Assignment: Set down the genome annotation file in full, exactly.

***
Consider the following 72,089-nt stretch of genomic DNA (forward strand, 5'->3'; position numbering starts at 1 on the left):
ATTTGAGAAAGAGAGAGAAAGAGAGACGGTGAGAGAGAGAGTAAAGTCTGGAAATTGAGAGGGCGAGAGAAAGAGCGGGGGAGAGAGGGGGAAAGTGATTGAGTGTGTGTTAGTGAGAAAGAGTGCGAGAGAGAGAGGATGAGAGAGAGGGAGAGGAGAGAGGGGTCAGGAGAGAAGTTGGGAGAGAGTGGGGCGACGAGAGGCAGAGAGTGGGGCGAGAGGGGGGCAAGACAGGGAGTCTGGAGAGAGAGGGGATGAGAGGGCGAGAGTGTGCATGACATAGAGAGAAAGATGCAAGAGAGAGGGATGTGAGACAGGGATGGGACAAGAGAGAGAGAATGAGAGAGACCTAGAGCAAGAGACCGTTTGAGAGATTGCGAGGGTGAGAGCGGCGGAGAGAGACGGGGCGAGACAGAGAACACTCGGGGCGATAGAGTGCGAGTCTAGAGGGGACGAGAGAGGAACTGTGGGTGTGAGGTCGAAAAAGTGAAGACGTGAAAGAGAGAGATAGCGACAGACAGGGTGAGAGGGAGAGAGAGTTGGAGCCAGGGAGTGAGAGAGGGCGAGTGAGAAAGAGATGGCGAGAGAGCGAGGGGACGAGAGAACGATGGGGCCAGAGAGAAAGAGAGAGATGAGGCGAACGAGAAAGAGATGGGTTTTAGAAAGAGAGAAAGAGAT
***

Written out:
Consider the following 72,089-nt stretch of genomic DNA (forward strand, 5'->3'; position numbering starts at 1 on the left):
ATTTGAGAAAGAGAGAGAAAGAGAGACGGTGAGAGAGAGAGTAAAGTCTGGAAATTGAGAGGGCGAGAGAAAGAGCGGGGGAGAGAGGGGGAAAGTGATTGAGTGTGTGTTAGTGAGAAAGAGTGCGAGAGAGAGAGGATGAGAGAGAGGGAGAGGAGAGAGGGGTCAGGAGAGAAGTTGGGAGAGAGTGGGGCGACGAGAGGCAGAGAGTGGGGCGAGAGGGGGGCAAGACAGGGAGTCTGGAGAGAGAGGGGATGAGAGGGCGAGAGTGTGCATGACATAGAGAGAAAGATGCAAGAGAGAGGGATGTGAGACAGGGATGGGACAAGAGAGAGAGAATGAGAGAGACCTAGAGCAAGAGACCGTTTGAGAGATTGCGAGGGTGAGAGCGGCGGAGAGAGACGGGGCGAGACAGAGAACACTCGGGGCGATAGAGTGCGAGTCTAGAGGGGACGAGAGAGGAACTGTGGGTGTGAGGTCGAAAAAGTGAAGACGTGAAAGAGAGAGATAGCGACAGACAGGGTGAGAGGGAGAGAGAGTTGGAGCCAGGGAGTGAGAGAGGGCGAGTGAGAAAGAGATGGCGAGAGAGCGAGGGGACGAGAGAACGATGGGGCCAGAGAGAAAGAGAGAGATGAGGCGAACGAGAAAGAGATGGGTTTTAGAAAGAGAGAAAGAGAT